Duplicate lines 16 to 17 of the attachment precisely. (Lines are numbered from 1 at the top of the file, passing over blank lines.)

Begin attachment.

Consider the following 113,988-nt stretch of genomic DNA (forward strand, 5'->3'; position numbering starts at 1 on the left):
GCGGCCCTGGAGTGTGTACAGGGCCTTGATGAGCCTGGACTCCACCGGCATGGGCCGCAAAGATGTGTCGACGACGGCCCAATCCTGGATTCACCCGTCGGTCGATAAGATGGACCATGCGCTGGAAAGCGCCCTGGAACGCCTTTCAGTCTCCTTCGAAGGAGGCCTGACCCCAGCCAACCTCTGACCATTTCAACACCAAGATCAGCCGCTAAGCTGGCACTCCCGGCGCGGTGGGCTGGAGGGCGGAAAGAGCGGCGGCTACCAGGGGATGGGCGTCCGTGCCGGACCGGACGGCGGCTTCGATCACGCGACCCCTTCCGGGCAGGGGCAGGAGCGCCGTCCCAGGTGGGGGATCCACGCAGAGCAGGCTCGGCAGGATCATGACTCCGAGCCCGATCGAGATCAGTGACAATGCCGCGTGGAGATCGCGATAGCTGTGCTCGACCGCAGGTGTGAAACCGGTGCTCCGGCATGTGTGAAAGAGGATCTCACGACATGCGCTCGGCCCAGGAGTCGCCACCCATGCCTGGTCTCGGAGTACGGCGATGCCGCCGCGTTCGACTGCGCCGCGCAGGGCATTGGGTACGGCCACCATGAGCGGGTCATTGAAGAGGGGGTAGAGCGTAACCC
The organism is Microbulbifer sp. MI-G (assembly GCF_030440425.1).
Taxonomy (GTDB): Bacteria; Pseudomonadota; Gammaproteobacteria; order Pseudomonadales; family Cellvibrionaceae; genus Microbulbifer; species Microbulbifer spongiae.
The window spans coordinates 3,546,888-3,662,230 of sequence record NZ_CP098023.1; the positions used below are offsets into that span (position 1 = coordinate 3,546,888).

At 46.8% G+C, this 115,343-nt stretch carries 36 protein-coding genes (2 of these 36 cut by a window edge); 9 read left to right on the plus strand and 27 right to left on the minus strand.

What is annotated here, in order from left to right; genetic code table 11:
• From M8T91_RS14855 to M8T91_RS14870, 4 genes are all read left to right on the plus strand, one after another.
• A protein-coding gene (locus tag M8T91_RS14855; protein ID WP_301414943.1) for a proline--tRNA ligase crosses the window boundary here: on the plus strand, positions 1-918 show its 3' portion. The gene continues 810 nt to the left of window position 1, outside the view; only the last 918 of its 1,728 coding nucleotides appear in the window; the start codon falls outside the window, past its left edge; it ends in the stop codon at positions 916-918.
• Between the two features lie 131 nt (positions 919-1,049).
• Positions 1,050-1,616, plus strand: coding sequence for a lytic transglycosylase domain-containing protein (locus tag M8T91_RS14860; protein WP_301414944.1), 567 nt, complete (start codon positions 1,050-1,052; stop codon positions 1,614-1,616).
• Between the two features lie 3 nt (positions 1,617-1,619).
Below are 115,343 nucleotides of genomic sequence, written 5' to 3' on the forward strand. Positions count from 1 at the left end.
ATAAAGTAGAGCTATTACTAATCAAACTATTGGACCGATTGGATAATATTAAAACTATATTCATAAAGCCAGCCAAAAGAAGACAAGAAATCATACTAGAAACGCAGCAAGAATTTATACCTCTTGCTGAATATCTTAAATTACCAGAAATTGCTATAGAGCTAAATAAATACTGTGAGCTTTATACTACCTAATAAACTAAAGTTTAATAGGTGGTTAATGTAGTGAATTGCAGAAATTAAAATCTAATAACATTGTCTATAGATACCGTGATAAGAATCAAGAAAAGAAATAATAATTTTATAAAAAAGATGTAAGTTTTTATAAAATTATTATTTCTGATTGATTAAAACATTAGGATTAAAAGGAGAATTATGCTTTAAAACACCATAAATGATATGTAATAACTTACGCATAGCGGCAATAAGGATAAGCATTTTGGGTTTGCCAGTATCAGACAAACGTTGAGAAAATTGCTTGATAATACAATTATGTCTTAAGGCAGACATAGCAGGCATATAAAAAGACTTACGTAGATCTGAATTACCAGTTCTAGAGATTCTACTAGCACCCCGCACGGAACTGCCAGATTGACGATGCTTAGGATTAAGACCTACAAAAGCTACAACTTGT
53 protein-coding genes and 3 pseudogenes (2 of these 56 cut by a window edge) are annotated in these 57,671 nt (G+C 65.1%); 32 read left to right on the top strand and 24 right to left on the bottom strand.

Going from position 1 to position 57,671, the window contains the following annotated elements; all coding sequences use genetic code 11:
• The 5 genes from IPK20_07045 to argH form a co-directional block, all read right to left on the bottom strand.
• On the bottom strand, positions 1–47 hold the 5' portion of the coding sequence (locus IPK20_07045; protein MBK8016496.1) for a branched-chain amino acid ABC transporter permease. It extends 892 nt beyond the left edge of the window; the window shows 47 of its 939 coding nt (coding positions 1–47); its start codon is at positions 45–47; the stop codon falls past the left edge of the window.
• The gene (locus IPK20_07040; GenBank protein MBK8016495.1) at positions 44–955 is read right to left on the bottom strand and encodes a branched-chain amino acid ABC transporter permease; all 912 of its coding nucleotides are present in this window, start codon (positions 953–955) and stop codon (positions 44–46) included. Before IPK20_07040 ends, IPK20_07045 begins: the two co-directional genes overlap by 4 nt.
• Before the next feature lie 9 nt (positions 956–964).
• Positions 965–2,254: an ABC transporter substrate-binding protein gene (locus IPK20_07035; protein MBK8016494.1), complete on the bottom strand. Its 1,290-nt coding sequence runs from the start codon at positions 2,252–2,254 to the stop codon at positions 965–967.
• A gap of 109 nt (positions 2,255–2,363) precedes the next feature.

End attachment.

Going from position 1 to position 57,671, the window contains the following annotated elements; all coding sequences use genetic code 11:
• The 5 genes from IPK20_07045 to argH form a co-directional block, all read right to left on the bottom strand.